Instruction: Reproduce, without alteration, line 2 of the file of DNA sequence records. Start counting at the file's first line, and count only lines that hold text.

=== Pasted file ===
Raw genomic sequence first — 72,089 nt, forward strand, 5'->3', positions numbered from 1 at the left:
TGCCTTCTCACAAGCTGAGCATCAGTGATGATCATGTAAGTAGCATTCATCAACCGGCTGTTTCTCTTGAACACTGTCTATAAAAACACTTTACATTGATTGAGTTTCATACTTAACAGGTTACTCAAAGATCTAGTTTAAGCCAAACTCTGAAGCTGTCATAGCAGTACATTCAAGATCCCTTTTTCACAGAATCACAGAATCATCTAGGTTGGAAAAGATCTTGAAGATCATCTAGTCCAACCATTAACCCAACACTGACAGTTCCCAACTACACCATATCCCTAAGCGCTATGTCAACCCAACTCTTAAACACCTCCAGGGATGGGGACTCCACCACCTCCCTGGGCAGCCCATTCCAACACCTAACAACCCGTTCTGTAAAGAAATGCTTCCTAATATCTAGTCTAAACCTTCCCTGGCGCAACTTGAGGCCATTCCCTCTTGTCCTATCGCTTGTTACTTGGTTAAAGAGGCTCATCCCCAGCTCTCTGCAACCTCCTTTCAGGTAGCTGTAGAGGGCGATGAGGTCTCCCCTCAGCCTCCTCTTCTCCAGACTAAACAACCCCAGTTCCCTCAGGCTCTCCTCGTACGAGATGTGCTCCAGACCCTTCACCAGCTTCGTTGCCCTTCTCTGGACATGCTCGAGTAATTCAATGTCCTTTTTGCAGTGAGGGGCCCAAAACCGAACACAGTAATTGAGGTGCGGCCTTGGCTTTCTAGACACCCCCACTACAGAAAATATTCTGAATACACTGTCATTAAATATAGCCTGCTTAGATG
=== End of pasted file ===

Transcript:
TGCCTTCTCACAAGCTGAGCATCAGTGATGATCATGTAAGTAGCATTCATCAACCGGCTGTTTCTCTTGAACACTGTCTATAAAAACACTTTACATTGATTGAGTTTCATACTTAACAGGTTACTCAAAGATCTAGTTTAAGCCAAACTCTGAAGCTGTCATAGCAGTACATTCAAGATCCCTTTTTCACAGAATCACAGAATCATCTAGGTTGGAAAAGATCTTGAAGATCATCTAGTCCAACCATTAACCCAACACTGACAGTTCCCAACTACACCATATCCCTAAGCGCTATGTCAACCCAACTCTTAAACACCTCCAGGGATGGGGACTCCACCACCTCCCTGGGCAGCCCATTCCAACACCTAACAACCCGTTCTGTAAAGAAATGCTTCCTAATATCTAGTCTAAACCTTCCCTGGCGCAACTTGAGGCCATTCCCTCTTGTCCTATCGCTTGTTACTTGGTTAAAGAGGCTCATCCCCAGCTCTCTGCAACCTCCTTTCAGGTAGCTGTAGAGGGCGATGAGGTCTCCCCTCAGCCTCCTCTTCTCCAGACTAAACAACCCCAGTTCCCTCAGGCTCTCCTCGTACGAGATGTGCTCCAGACCCTTCACCAGCTTCGTTGCCCTTCTCTGGACATGCTCGAGTAATTCAATGTCCTTTTTGCAGTGAGGGGCCCAAAACCGAACACAGTAATTGAGGTGCGGCCTTGGCTTTCTAGACACCCCCACTACAGAAAATATTCTGAATACACTGTCATTAAATATAGCCTGCTTAGATG